Georgia Tech Receives Bicycle Friendly University Gold Distinction
Every four years, the League of American Bicyclists announces the Bicycle Friendly University (BFU) Awards, which not only celebrate bike-friendly campuses but also enhance their existing programs.
The 2020 Awards, announced Feb. 18, highlighted the importance of students’ well-being amid the pandemic. Bill Nesper, executive director of the League of American Bicyclists, commended the 38 institutions — including Georgia Tech — that won a distinction award: “These colleges and universities are leading by example, building healthy environments where people can safely and easily get around by bike, thereby improving the well-being of their community by enabling access to sustainable transportation options.”
Tech was awarded a Gold level BFU designation, which it also received in 2016.
“The feedback from 2016 encouraged us to continue expanding our bike network and connectivity,” said Lisa Safstrom, campus transportation planner at Parking and Transportation Services (PTS), “by offering a diversity of infrastructure, which we have implemented — particularly working with non-campus entities to improve access getting to campus.”
The application process is rigorous and seeks to find not only areas of strength but also areas for improvement. On top of that, applicants have the opportunity to recognize different departments and people on campus that contributed to the enhancement of the bike programs.
With the help of social media and Institute Communications, PTS' bike programs have garnered more attention over the years, and their partnership with the Georgia Tech Police Department and Bike GT has added an online option for bicycle and scooter safety classes. Starter Bikes, a campus group that helps people repair their bikes and sells used ones, also moved its bike sale events to Facebook. These implementations have allowed for sustainable transportation options to be more accessible to students and faculty. PTS has also collaborated with student groups and non-campus entities to improve accessibility on campus. In response to widespread demand, PTS has opened two secure bike rooms within the Dalney and Tech Square Hotel parking decks as well. More secure parking is planned for the future.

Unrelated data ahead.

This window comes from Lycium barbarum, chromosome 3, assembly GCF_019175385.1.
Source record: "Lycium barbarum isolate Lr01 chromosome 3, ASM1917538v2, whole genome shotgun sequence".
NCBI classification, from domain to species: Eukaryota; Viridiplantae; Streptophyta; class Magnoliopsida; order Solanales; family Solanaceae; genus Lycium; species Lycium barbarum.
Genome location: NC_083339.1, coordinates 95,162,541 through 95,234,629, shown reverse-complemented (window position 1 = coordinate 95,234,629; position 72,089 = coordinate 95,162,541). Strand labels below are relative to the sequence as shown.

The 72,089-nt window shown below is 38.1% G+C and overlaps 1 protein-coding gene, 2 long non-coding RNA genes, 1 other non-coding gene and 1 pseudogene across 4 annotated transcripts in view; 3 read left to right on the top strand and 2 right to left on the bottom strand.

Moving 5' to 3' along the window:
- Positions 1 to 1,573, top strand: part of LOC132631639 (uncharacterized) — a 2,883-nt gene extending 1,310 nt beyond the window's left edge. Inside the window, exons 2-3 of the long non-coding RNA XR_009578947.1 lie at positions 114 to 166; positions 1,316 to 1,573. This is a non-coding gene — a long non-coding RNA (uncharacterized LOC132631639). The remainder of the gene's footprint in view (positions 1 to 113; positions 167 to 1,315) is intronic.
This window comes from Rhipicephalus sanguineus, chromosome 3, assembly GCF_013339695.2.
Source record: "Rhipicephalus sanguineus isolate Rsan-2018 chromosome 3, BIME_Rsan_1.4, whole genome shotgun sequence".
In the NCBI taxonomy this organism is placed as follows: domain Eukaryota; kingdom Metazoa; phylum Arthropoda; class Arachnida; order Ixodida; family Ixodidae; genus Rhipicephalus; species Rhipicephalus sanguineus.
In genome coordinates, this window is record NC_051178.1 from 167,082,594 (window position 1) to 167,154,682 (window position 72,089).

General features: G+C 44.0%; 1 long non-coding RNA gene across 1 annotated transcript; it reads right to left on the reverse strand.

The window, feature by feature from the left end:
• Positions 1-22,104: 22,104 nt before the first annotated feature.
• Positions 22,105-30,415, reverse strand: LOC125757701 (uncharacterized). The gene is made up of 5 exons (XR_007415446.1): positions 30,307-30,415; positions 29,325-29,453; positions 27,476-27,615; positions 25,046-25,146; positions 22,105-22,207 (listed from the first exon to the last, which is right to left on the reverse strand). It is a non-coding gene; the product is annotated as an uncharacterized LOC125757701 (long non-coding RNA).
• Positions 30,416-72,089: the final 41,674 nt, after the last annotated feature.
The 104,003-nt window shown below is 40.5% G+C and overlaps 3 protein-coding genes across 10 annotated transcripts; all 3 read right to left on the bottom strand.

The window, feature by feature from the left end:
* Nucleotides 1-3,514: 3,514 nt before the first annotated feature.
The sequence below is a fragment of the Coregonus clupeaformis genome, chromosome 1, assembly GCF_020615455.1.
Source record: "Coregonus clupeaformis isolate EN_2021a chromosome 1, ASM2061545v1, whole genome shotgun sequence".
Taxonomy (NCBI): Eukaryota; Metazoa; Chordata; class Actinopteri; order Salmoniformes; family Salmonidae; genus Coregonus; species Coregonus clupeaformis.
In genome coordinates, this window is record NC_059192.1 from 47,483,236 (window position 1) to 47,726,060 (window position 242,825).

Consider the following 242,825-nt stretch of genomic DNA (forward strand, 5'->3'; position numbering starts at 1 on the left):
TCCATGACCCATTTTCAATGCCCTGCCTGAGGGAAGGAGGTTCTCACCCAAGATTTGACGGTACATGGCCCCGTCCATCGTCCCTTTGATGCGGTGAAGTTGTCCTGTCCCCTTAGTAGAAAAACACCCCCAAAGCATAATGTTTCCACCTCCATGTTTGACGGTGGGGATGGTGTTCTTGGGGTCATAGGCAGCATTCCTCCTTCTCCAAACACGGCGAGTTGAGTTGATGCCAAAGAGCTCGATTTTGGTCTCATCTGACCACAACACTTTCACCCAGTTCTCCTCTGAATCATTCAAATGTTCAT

Recent changes at the intersection of Ferst Drive and Sixth Street improved interactions among bicycles, cars, and pedestrians in a busy area of West Campus. Exciting upcoming developments near campus include a Spring Street cycle track and the Fifth Street Complete Streets Project. The Bike League offers feedback to applicants, offering suggestions for improvement on future projects.
In the eight years Safstrom has worked with PTS, she’s seen a change in students’ attitudes toward bike riding as a transportation option.
“The number of students biking to campus has increased steadily over the years, but what might be more significant is that the students have gotten more knowledgeable about what makes good infrastructure and have been more communicative about what programs we should be offering on campus,” she said.
With more improvements aiming to make campus as bike friendly as possible, PTS hopes to reach platinum level BFU distinction in the next round of applications for 2024.